Post # 1
This is a fight my fiancee and I have recurringly. We eat very differently. He would be happy with a burger, hot dog, or pizza every night. I like that too, but especially now that the wedding is so close I’m trying much harder to eat healthier. I gained a lot of weight when we first started dating because I wanted to eat what he ate, and now I feel like we’re both not eating healthily enough and it concerns me. The problem is he is a picky eater and has the taste buds of a 5 year old (hates vegetables, wheat bread, etc.)
For example, tonight I made veggie burgers for the first time as a way to have something fast and healthy. I thought it was pretty good; he spat it out. I was kind of mad that he didn’t give it a try, and he was mad because I was mad.
If you have a different diet than your fiancee, how do you do it without one of you getting upset? Do you plan on eating different meals for the rest of your life? Making separate meals for your kids?
Post # 3
I have definitely changed my fiance’s diet. Before we dated he ate ramen and hummus every day. That was it. I think you should definitely talk to your fiance about his eating habits for a couple of reasons. If he eats that way every day, it could seriously impact his health down the road, if it hasn’t already. Also, if you plan to have children, how can you teach them the importance of eating a healthy, balanced diet if their dad eats junk every day?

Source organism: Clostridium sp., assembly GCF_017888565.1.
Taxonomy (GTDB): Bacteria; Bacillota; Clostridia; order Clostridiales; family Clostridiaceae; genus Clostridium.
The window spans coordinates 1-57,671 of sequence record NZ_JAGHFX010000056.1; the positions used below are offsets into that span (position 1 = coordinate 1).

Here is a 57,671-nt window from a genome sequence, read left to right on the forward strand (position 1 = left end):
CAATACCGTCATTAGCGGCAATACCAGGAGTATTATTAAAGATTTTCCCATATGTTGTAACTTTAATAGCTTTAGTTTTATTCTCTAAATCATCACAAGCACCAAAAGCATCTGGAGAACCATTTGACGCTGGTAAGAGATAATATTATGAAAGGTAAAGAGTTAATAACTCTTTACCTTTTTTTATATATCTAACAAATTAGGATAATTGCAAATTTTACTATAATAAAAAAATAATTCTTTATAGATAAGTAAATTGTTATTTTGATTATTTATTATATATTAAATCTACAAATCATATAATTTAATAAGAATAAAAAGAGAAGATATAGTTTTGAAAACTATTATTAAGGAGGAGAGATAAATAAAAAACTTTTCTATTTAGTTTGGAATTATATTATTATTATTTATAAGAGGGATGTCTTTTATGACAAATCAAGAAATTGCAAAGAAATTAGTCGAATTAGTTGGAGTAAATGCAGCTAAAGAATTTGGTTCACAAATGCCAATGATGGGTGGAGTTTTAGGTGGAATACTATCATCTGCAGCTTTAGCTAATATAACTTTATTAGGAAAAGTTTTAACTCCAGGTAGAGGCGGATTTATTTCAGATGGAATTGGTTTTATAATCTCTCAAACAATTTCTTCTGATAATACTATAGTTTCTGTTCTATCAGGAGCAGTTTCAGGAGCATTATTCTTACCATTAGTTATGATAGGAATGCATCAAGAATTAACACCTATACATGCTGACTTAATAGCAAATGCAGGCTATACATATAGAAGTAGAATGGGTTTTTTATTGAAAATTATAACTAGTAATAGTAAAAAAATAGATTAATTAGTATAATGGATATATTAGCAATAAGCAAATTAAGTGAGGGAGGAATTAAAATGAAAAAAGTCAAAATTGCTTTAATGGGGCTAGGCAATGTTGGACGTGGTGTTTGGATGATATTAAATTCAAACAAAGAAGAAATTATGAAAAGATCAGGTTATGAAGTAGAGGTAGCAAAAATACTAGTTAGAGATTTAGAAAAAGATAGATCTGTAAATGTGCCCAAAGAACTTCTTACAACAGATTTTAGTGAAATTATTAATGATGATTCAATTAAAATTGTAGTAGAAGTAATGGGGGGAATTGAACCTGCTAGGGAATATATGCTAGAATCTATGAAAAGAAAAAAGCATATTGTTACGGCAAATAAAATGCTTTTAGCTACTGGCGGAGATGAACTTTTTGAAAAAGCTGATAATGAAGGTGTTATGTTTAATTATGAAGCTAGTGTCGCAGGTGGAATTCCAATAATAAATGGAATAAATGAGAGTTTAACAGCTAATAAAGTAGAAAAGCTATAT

I would recommend discussing this in premarital counseling or seeing a nutritionist. Healthy eating is so important, especially if you want a long life together!
Post # 4
I should have added that he knows he needs to change his eating to be more healthy, and he does try. I’m just saying that each of us, given a choice, would choose something different from each other every night. And he is very picky so he doesn’t eat lots of things.
Post # 5
Luckily we both have the same food concerns and tastes. We both dream of eating healthy well-balanced meals but are so busy that we end up eating frozen chicken patti sandwiches!! Once a month I put us on a diet that lasts about a week. But when we try to diet, we usually do it together. It is just too difficult to do it alone!
He might think you are nuts for wanting a "talk" on this issue, but I think it is necessary to have one! If for no other reason than poor eating habits will have long term consequences for him. Good luck!
Post # 6
Who prepares the food for dinner?
I’m a big believer that if you’re not the one making dinner, you can’t really complain!
Post # 7
My fiance is a vegetarian and I am not. Needless to say we have different diets. About 4 nights a week we prepare seperate meals and eat at the same time. The other 3 nights a week we will eat the same thing…and we take turns preparing the meal. We aren’t planning on having kids, so I dont see any reason why we would change (if it’s not broken, why fix it?).
However, my mother always ate something different at dinner then the rest of us growning up and it never phased us. It worked out just fine!